On Sierra Leone, I would like to note that the situation in the country has caused an exodus of some 450,000 people. Recently, one of our colleagues from the Office for the Coordination of Humanitarian Affairs was in Sierra Leone on a humanitarian assessment mission, and he has just returned. So if any of you are particularly interested in the situation in Sierra Leone, please contact our office and we will make arrangements for you to meet with this colleague who just came from the country.
The United Nations Mission in Guatemala (MINUGUA) has issued a statement expressing concern over the facts that led Judge Henry Monroy to resign as the judge in Bishop Juan Gerardi's murder case. Bishop Gerardi was killed last year, two days after he launched a report on human rights violations that occurred in Guatemala during the conflict in that country.
The United Nations Mission, complying with its mandate, is verifying the facts that Judge Monroy gave to justify his resignation. Among these facts are undue pressure and lack of support by the Judiciary, as well as his health condition.
Details on how the United Nations Mission is handling the situation are available in a press release issued by MINUGUA last evening in Guatemala City. We have copies of it in Spanish in our office.
**Preparatory Committee for General Assembly Special Session
As you know, the Preparatory Committee for the upcoming General Assembly special session to review the 1994 International Conference on Population and Development continues its meetings today.
The United Nations Population Fund (UNFPA) invites you to hear personal testimonies by individuals from developing countries on what has been achieved since the Cairo Conference. That event will take place at 3 p.m. in Conference Room B.
We also have upstairs in our office a wrap-up press release of the meetings of the Commission on Narcotic Drugs. It concluded its session today.
Daily Press Briefing - 4 - 25 March 1999
Question: Twelve o'clock was the deadline for the Security Council to communicate back to the Secretary-General on the Rwanda inquiry. Has the Secretary-General received a response yet?
Deputy Spokesman: The Secretary-General did not receive any response yet. This is a deadline that the Council itself has. But, no, the Secretary- General did not receive any reaction yet.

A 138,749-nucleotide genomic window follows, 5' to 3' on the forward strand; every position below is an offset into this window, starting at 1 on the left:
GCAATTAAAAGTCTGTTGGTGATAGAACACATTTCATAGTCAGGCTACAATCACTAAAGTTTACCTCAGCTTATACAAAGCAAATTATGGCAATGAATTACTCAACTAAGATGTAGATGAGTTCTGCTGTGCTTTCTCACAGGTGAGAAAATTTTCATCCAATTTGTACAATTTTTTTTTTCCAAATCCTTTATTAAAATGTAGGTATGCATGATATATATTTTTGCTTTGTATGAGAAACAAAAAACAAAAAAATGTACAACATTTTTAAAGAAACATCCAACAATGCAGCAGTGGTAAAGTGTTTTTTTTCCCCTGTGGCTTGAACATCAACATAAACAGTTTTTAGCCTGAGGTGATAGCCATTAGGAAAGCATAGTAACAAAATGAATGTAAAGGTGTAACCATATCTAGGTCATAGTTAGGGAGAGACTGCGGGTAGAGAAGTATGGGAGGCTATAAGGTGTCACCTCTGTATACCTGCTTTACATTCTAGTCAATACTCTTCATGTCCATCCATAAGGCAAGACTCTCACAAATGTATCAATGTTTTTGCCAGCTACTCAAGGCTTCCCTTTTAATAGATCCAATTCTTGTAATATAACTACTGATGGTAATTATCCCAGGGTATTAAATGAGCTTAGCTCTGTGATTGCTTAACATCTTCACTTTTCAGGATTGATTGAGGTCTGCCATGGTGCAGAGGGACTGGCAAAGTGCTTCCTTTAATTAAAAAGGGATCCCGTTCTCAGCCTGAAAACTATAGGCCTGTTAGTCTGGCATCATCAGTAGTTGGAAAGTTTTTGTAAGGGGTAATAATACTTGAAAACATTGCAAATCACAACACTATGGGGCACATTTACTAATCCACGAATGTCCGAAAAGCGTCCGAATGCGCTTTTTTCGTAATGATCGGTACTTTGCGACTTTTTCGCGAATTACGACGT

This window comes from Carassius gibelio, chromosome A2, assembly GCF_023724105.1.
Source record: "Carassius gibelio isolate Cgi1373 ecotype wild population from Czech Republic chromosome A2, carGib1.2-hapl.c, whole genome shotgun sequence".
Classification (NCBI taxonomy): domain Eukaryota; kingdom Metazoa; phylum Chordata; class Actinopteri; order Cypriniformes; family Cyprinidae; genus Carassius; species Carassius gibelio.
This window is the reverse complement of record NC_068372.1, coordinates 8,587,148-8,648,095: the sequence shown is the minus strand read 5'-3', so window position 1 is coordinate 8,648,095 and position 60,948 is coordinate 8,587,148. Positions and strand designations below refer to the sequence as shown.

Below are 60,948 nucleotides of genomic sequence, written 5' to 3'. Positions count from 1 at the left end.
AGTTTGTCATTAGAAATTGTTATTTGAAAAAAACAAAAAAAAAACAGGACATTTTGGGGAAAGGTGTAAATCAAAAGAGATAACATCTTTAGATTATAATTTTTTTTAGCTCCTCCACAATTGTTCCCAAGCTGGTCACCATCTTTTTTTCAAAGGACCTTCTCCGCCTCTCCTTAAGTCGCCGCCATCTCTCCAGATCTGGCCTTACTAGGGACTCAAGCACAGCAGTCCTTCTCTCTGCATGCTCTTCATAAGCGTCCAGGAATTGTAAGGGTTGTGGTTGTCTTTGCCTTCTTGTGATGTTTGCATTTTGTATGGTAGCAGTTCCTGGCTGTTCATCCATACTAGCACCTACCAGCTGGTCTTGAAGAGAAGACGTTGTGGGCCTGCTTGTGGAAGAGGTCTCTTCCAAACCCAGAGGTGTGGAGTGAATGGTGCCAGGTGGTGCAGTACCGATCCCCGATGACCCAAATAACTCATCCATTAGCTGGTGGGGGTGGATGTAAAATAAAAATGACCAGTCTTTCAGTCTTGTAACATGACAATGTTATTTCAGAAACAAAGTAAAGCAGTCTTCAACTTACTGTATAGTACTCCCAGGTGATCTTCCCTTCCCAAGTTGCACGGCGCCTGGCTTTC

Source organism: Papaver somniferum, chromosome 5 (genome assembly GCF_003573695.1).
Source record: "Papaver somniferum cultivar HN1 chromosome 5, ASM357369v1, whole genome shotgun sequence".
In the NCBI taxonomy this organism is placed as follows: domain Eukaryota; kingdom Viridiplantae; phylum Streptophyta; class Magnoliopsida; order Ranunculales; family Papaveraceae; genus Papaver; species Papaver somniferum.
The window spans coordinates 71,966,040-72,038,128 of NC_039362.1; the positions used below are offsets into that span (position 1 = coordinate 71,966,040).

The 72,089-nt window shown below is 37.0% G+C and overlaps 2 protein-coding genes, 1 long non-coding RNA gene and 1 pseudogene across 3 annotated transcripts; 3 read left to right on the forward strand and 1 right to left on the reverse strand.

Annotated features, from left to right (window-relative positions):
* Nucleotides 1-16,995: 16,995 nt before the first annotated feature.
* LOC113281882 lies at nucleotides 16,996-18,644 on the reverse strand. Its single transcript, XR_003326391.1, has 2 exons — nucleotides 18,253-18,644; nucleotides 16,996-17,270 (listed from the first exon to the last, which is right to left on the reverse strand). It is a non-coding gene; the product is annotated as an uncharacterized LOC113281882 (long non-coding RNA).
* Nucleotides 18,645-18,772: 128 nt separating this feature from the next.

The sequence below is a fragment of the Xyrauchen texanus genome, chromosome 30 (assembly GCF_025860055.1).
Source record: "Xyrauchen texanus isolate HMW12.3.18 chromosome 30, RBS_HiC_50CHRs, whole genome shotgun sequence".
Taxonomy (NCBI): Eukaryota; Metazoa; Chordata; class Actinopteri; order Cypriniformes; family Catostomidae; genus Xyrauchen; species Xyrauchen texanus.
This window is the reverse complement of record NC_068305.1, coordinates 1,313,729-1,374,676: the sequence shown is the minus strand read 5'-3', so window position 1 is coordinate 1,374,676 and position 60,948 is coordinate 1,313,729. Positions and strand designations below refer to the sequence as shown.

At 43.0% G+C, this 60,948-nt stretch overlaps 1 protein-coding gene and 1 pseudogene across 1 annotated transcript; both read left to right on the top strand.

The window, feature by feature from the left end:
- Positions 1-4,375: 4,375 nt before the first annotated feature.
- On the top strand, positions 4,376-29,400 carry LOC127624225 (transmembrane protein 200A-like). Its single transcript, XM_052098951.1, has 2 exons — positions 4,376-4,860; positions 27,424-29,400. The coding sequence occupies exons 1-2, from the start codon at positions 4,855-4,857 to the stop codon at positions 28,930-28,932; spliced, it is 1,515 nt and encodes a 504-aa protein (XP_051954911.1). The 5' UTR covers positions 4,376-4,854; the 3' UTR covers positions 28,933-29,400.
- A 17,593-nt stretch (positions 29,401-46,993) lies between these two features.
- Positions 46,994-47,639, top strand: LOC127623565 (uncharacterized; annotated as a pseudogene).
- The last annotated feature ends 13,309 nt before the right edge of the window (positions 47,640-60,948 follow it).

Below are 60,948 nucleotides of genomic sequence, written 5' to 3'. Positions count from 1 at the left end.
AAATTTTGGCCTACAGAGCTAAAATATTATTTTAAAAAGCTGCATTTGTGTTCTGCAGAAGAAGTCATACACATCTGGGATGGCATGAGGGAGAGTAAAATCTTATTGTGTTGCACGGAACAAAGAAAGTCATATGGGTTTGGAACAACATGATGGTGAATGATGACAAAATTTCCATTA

Question: Has he been notified when they expect to?
Deputy Spokesman: No, I don't think so.
Question: Has there been any further movement on Lockerbie?
Deputy Spokesman: If there is, I don't think we will know, unfortunately, and yesterday we had the question from one of your colleagues here. This matter is considered to be of such sensitivity that it will be dealt with in a very cautious, discreet and confidential manner. So I do not think that we will be able to announce any developments. We'll know when they happen.
Question: You mentioned a draft resolution is in the works on Kosovo?
Deputy Spokesman: It is expected that in the consultations which the Council is holding this morning, under the item "other matters", that Kosovo would be taken up. And it was expected that the Russian Federation would introduce a draft resolution. I don't know the content of it yet though.
Question: Does that mean there is a hope of some coming together that would allow the adoption of a resolution?
Deputy Spokesman: We'll have to see how things evolve, how the Council members will react to it.
Question: Did you say that Yugoslavia was declaring war to Yugoslavia?
Deputy Spokesman: No, what I said... if I find my note here, give me one moment... is that yesterday, late last night, Yugoslavia informed the Council that it had declared a state of war in the country. We have a copy of the text available in our office. You can take it and you can read the whole thing.
Question: What does that mean?
Deputy Spokesman: Well if you read the note, then we can talk. If you still need clarification, then we can talk about it.
Daily Press Briefing - 5 - 25 March 1999
Question: You said that it was planned that the Secretary-General would speak with the Secretary-General of NATO. Is this going to be the first conversation that they have had since this crisis started? I would also like to ask if you could answer me in Spanish, and if you say again the number of people that have been displaced, in Spanish.
Deputy Spokesman: I will answer first in English. No, this is not the first contact of the two Secretaries-General. They have regular contact. If there are no other questions, then perhaps I could do the Spanish portion for you outside of the briefing so that we don't take up everyone else's time.
Question: On the displaced people, there's 450,000 displaced by the fighting in Kosovo?
Deputy Spokesman: Yes.
Question: I'm a bit confused with how if there are 100,000 in different countries in Europe, (inaudible) they are displaced by the fighting in Kosovo.
Deputy Spokesman: Well, they left the fighting in Kosovo to go to other countries. They are refugees.
Question: So they are originally from Kosovo? So 18,500 from Kosovo, now in Albania. And there's 260,000 in Kosovo that are just in the hills?
Deputy Spokesman: In different locations within Kosovo, in the region. Thank you very much.